I'm always skeptical of such reports in this area because there is so much confusion about HD among the general public and because you never know the methodology used to arrive at the numbers. (Did CEA actually do a survery of x number of TV households or did they take the total number of HDTVs sold and take a guess as to how many households would own more than one vs. owning only one. Because if they did that, I have a feeling that people like us are wrecking the curve. I own 4 HD sets - 1 56" LCoS RPTV and 4 LCDs ranging in size from 26" to 32", two of which double as computer monitors.) NPD Group, a nationally-recognized market research firm, had to essentially scrap a survey on Blu Ray and HD-DVD sales because the people responding - supposedly HDTV owners - kept saying that they had purchased or rented "hi-def" titles that had never been released in either format. How many of those "HD households" that CEA is reporting really own ED plasmas or "digital ready" CRT sets? How well did they control to weed those out? Regards, Joe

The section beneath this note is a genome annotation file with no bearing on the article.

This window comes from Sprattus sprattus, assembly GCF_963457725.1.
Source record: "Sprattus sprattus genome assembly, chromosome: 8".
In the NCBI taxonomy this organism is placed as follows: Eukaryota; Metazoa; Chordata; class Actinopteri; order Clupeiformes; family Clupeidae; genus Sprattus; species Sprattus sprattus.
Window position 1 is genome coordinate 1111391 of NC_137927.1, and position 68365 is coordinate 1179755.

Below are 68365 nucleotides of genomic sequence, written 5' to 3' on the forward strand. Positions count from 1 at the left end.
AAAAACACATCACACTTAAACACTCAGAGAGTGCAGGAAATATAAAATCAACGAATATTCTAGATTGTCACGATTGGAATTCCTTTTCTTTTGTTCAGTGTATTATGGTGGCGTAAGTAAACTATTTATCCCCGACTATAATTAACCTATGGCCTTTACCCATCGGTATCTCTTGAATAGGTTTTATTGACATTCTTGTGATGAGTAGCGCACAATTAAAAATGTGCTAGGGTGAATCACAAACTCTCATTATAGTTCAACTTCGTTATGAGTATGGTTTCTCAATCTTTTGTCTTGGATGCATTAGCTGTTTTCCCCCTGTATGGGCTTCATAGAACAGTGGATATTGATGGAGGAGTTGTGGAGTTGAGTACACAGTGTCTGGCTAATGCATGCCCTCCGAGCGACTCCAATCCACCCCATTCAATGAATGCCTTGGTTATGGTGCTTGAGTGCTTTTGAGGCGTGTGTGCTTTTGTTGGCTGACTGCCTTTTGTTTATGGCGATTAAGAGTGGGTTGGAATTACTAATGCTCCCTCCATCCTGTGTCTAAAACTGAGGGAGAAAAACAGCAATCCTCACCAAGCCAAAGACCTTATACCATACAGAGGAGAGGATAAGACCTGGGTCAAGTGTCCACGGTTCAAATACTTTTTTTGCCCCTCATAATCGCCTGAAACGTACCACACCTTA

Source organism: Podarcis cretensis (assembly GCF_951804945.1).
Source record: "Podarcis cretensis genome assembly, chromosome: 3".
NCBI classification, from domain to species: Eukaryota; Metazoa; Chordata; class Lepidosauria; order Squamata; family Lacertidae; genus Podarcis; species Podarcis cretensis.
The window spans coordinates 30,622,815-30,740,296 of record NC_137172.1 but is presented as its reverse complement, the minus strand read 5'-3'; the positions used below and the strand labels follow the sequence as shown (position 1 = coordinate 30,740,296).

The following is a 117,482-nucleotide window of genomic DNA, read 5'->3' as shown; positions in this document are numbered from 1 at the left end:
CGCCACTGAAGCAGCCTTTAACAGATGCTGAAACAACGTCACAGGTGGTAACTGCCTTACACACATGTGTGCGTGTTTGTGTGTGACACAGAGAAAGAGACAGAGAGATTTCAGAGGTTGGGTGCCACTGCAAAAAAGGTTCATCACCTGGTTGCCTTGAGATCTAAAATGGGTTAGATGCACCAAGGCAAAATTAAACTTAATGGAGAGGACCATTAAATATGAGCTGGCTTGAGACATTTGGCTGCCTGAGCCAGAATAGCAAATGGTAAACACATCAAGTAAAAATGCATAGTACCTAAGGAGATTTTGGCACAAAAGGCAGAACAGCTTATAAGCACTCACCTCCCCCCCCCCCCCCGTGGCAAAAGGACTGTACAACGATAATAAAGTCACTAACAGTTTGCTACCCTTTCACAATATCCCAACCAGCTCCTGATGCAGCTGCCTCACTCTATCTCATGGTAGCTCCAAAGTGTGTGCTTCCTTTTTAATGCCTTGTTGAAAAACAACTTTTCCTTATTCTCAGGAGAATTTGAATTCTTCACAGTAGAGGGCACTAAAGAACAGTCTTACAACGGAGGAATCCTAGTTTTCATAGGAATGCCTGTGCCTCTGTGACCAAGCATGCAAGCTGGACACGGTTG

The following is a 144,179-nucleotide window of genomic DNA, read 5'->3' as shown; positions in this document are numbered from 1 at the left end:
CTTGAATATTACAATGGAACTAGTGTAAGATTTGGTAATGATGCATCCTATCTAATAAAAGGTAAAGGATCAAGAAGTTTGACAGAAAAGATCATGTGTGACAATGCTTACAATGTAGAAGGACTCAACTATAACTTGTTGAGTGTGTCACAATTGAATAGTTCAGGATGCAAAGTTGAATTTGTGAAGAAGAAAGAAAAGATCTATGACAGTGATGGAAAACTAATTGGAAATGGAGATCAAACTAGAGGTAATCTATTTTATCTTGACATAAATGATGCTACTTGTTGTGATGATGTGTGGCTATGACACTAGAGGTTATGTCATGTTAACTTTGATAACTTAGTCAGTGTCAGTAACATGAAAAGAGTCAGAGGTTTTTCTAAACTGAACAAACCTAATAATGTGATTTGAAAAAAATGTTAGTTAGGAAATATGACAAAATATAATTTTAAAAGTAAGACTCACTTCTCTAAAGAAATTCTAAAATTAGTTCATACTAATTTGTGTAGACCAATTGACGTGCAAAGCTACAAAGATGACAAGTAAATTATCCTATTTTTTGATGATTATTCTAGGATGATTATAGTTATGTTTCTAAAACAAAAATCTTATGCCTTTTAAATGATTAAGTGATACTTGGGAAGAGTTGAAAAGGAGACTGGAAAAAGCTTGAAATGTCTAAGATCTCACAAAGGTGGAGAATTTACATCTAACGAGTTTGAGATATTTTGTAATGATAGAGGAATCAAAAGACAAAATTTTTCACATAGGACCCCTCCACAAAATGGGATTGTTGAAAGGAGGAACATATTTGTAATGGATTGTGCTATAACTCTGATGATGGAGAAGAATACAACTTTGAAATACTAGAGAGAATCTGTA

I have an HD-DVD player and have purchased about 25 movies. I am firmly in the "HD discs will never be more than a niche market" camp. I think the article cited in this thread just helps prove it. I think that 90% of people are more than satisfied with the quality of standard dvd, and will not upgrade for years, if ever. You cannot look at the interest expressed in the format on these forums and use it as a barometer of public opinion on HD. I am telling you most people do not care. Even if there were not competing formats, it would make little difference. Blu-Ray and HD-DVD are the Laser Discs of our time. It is not necessarily a bad thing as long as the studios don't decide to abandon both formats because of a lack of sales.